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Nationwide Drive to Lure Corporations : Glendale Seeks Spot on Business Map

July 18, 1985|MARTHA L. WILLMAN | Times Staff Writer

Seated at the head of a giant conference table, Ray Edwards, chairman of the board and chief executive officer of Glendale Federal Savings & Loan, leaned toward a group of business leaders and said emphatically, "Let's tell the city to 'charge.' Let's go."

With that order, Edwards last week launched a $300,000 nationwide campaign to put Glendale on the corporate mind of America.

The promotion is part of a joint effort by the City of Glendale's Redevelopment Agency and the private Glendale Development Council, headed by Edwards, to create a new image for Glendale.

In the past few weeks, the Redevelopment Agency has earmarked almost $480,000 for public relations, including seed money for a national campaign and $180,000 for local efforts to promote Glendale as a booming commercial, corporate and industrial center. Local business people have pledged to reimburse the city for some of the costs.

Business leaders and city officials hope that the image-building drive will give Glendale an edge in the increasingly fierce competition among cities to attract business and industry. As many as 10,000 American cities may have similar campaigns, according to a municipal marketing consultant.

The Glendale campaign will present the city as the "Golden Triangle" of Los Angeles County--surrounded by three freeways, supported by the skilled labor pool of the San Gabriel and San Fernando valleys and protective of its life style.

"We're doing something very exciting," said developer William Holderness, who originated the concept for the government-private sector partnership to promote the city more than two years ago.

But business leaders and city officials agree that creating an image for Glendale will not be easy. The city has no national identity, unlike its neighboring competitors--Burbank, known for its studios and frequently mentioned on national television, and Pasadena, with its nationally televised Rose Parade and Rose Bowl.

'Never Heard of Glendale'

"I never heard of Glendale," said Greg Whitney, an economic development director in Aurora, Colo., a Denver suburb often confused with the better known Aurora, Ill. Its advertising message--"What's going on in Aurora, Colo.? None of your business. But it could be."--has helped to turn Aurora into the fastest growing suburb in America, Whitney said.

Glendale's local image is not to its liking either, city officials say. The city once advertised that it had the highest per-capita income in the nation. But Noel Veden, an insurance executive who is a director of the development council, said that is no longer true and the image of Glendale as an expensive bedroom community hurts.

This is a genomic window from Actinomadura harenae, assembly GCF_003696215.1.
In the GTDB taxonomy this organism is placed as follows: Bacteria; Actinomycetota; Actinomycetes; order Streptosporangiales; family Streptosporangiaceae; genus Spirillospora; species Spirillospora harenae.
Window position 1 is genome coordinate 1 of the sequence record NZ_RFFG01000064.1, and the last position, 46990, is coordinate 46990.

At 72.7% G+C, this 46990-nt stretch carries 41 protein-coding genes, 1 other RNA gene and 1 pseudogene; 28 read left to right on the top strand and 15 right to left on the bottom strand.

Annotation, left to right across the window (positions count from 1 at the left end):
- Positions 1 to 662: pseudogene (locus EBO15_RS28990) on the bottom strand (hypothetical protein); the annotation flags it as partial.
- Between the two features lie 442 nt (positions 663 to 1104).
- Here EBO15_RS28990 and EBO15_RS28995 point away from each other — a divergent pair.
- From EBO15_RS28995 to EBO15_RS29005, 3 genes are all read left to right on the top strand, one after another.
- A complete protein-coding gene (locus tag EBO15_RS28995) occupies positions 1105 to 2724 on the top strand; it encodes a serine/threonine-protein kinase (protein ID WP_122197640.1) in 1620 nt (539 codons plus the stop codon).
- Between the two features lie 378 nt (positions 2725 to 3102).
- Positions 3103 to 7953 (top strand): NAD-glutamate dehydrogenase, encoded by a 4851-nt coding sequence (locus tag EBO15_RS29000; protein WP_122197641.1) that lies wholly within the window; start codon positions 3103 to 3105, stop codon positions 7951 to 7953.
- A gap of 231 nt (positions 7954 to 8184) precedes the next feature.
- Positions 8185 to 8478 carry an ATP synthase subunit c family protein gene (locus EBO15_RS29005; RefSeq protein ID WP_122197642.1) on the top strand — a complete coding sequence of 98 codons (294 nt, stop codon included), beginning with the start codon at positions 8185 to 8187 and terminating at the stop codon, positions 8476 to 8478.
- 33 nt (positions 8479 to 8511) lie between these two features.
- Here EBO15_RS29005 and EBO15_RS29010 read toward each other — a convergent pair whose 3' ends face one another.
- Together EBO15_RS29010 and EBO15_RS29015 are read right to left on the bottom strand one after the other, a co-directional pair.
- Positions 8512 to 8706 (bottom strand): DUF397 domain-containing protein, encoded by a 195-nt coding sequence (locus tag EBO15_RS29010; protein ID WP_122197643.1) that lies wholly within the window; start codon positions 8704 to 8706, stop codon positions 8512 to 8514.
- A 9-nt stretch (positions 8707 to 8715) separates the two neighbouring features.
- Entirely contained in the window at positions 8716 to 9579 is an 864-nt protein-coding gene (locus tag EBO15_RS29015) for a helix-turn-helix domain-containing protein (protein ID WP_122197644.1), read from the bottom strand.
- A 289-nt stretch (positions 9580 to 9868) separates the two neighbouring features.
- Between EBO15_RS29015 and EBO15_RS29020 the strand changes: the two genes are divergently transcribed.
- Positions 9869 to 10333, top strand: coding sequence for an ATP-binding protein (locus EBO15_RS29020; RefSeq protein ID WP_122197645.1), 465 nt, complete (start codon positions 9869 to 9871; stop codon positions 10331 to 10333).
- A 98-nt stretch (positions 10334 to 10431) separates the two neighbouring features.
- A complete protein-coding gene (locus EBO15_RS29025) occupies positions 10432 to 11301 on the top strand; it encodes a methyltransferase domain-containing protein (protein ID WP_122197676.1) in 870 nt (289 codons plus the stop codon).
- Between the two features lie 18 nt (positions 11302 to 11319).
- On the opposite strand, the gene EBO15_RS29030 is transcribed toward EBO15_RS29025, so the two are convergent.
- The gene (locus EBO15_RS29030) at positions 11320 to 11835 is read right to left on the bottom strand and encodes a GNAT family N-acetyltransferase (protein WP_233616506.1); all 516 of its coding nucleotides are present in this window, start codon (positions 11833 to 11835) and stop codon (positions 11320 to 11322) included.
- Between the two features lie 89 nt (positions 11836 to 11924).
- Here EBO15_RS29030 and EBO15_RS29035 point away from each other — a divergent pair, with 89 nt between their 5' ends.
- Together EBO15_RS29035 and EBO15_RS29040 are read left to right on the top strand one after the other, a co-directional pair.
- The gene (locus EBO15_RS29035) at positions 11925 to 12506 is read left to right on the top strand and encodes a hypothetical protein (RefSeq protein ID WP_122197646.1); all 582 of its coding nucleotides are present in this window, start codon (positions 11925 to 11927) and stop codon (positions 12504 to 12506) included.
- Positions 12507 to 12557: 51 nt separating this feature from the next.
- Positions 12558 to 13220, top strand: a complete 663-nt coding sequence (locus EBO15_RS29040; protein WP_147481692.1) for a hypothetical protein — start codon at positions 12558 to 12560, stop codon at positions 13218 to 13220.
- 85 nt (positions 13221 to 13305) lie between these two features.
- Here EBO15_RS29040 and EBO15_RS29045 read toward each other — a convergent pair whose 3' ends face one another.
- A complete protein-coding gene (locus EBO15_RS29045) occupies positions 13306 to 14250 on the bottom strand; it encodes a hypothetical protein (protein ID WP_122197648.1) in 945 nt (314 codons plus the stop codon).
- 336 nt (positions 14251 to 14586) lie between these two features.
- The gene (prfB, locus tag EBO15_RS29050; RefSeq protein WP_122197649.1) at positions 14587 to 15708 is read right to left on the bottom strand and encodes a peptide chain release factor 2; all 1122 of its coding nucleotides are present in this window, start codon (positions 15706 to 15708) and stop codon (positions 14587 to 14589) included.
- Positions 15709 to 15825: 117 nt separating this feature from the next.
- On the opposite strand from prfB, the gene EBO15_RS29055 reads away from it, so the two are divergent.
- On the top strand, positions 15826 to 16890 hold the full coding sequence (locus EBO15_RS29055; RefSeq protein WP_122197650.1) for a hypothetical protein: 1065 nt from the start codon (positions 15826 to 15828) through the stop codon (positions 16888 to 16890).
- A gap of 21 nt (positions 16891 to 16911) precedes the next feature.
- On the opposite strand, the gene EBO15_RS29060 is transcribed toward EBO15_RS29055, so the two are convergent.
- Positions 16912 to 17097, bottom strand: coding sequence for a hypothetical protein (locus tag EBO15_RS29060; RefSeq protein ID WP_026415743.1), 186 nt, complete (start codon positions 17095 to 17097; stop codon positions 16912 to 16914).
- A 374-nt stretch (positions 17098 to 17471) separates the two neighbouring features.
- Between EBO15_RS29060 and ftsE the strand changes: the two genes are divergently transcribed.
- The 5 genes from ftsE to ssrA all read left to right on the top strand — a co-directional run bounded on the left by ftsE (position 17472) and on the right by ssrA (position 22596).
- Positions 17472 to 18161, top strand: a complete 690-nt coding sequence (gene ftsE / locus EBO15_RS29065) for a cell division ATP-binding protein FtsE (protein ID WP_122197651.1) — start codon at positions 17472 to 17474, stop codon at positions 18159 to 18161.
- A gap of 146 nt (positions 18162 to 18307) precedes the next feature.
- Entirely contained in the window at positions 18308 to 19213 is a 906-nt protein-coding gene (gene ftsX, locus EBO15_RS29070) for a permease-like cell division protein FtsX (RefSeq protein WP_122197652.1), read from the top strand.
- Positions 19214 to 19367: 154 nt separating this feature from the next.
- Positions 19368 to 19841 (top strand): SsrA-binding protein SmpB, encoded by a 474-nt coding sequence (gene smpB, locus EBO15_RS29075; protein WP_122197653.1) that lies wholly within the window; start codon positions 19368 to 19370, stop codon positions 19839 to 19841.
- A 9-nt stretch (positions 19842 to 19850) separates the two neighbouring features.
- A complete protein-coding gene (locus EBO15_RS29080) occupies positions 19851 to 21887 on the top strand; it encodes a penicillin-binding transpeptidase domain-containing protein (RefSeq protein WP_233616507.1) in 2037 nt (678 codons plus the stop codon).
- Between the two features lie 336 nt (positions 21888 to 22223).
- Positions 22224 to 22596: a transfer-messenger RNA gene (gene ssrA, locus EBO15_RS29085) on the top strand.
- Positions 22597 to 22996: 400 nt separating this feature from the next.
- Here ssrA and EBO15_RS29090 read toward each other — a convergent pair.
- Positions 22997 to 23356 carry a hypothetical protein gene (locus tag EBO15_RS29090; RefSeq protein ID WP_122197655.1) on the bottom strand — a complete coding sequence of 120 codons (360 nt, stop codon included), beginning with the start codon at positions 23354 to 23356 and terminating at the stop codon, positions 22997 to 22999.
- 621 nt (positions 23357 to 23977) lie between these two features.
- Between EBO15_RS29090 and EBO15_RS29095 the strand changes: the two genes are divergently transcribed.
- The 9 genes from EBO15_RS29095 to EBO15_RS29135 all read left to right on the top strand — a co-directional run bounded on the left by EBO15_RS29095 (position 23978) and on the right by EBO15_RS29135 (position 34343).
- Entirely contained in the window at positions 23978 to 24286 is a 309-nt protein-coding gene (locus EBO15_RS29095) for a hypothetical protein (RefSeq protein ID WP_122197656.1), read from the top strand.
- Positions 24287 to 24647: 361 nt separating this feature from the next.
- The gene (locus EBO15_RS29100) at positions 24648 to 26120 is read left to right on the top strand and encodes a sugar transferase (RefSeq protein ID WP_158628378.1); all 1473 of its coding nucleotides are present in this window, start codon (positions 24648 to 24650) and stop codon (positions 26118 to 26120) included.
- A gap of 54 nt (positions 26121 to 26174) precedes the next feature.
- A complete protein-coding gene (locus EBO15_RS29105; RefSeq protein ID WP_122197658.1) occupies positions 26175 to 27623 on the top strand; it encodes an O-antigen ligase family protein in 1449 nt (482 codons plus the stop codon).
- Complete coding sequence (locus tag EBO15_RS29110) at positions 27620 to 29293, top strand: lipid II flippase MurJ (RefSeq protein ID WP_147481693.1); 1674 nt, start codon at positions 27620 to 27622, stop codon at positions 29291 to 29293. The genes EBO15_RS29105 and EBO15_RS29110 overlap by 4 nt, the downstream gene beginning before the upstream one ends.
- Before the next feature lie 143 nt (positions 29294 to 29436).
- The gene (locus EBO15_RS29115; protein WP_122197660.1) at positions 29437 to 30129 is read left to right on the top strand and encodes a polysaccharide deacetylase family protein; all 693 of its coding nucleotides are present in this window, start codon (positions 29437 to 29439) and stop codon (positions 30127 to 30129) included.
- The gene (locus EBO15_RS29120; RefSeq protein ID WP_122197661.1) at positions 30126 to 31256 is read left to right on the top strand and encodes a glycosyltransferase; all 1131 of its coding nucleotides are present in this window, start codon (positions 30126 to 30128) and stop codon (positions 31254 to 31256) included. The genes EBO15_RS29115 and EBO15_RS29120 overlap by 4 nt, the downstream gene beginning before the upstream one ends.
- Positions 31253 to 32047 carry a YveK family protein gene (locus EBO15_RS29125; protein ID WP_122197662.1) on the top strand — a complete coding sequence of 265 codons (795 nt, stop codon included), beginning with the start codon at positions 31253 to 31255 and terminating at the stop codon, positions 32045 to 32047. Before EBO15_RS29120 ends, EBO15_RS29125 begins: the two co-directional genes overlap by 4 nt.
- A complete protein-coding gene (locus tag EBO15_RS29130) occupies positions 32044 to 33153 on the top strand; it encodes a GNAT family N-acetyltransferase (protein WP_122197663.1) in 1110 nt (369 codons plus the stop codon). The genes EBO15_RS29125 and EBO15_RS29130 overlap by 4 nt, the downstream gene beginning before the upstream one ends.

"Even people in L.A. don't know what the heck Glendale is all about," he said. "We're pretty near normal incomewise, and we're not a bedroom community anymore."

Even some residents cling to the city's reputation as a conservative community of mostly older, wealthy people. The city's population and economy, however, have changed dramatically in the past decade as redevelopment transformed it into an urban center.

"The image of Glendale is not what it should be," Glendale Federal's Edwards said. "What we are doing, really, is beginning to tell the story of Glendale rather than just leave that to chance."

The nonprofit development council, formed last fall, has pledged to repay the city $150,000--half the cost of the national campaign--through donations from businesses. Almost $50,000 has been pledged, even though the fund drive has been only by word of mouth.

"One of the exciting parts to this campaign is that money is coming from the grass-roots people as well as large donors," Veden said. He said merchants in Glendale Galleria expect to raise $10,000 by the end of this month, mostly in donations of $25 to $100.

At the recommendation of the council, the Redevelopment Agency this month hired Burson-Marsteller, among the world's largest public relations firms, to run the nationwide campaign, beginning in September.

The Redevelopment Agency is banking on the campaign's attracting major corporate tenants to fill planned office space as the city emerges from the recent recession and a standstill in development.

Several city officials and business leaders have touted Glendale's marketing plan as unique. But an estimated 7,500 to 10,000 American cities have embarked on similar programs, said Phillip Phillips of Fantus Co. of Chicago, a municipal marketing specialist.

"Municipal promotion is an extremely competitive area," Phillips said, "and it is becoming more and more professionalized. Economic development is not a sideline anymore so much as a major undertaking. There are cities out there with marketing budgets into the millions of dollars."

Burson-Marsteller is noted for tackling difficult image-changing jobs.

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